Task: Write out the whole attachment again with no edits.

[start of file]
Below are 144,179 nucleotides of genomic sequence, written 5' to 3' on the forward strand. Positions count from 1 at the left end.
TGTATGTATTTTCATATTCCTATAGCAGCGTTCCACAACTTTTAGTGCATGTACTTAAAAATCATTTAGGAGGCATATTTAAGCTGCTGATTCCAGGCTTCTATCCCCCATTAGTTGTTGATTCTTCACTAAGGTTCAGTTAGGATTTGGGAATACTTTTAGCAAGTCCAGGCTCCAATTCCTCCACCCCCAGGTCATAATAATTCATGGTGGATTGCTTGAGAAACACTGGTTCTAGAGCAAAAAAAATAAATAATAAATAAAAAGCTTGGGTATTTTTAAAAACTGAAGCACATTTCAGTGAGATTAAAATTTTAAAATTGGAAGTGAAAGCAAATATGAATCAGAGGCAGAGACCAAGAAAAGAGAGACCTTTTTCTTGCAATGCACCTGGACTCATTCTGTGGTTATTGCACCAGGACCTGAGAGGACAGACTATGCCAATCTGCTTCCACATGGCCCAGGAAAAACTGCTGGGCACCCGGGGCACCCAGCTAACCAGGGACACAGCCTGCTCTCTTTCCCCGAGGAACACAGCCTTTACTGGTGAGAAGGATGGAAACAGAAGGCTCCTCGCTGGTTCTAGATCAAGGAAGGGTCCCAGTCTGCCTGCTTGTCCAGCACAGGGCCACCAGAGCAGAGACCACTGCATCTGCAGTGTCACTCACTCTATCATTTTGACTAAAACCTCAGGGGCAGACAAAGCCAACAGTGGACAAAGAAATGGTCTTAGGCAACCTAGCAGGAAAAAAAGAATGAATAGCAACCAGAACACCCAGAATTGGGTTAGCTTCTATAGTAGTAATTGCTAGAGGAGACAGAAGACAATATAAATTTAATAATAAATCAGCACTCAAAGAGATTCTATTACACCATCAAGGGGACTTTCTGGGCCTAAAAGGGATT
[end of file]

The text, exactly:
Below are 144,179 nucleotides of genomic sequence, written 5' to 3' on the forward strand. Positions count from 1 at the left end.
TGTATGTATTTTCATATTCCTATAGCAGCGTTCCACAACTTTTAGTGCATGTACTTAAAAATCATTTAGGAGGCATATTTAAGCTGCTGATTCCAGGCTTCTATCCCCCATTAGTTGTTGATTCTTCACTAAGGTTCAGTTAGGATTTGGGAATACTTTTAGCAAGTCCAGGCTCCAATTCCTCCACCCCCAGGTCATAATAATTCATGGTGGATTGCTTGAGAAACACTGGTTCTAGAGCAAAAAAAATAAATAATAAATAAAAAGCTTGGGTATTTTTAAAAACTGAAGCACATTTCAGTGAGATTAAAATTTTAAAATTGGAAGTGAAAGCAAATATGAATCAGAGGCAGAGACCAAGAAAAGAGAGACCTTTTTCTTGCAATGCACCTGGACTCATTCTGTGGTTATTGCACCAGGACCTGAGAGGACAGACTATGCCAATCTGCTTCCACATGGCCCAGGAAAAACTGCTGGGCACCCGGGGCACCCAGCTAACCAGGGACACAGCCTGCTCTCTTTCCCCGAGGAACACAGCCTTTACTGGTGAGAAGGATGGAAACAGAAGGCTCCTCGCTGGTTCTAGATCAAGGAAGGGTCCCAGTCTGCCTGCTTGTCCAGCACAGGGCCACCAGAGCAGAGACCACTGCATCTGCAGTGTCACTCACTCTATCATTTTGACTAAAACCTCAGGGGCAGACAAAGCCAACAGTGGACAAAGAAATGGTCTTAGGCAACCTAGCAGGAAAAAAAGAATGAATAGCAACCAGAACACCCAGAATTGGGTTAGCTTCTATAGTAGTAATTGCTAGAGGAGACAGAAGACAATATAAATTTAATAATAAATCAGCACTCAAAGAGATTCTATTACACCATCAAGGGGACTTTCTGGGCCTAAAAGGGATT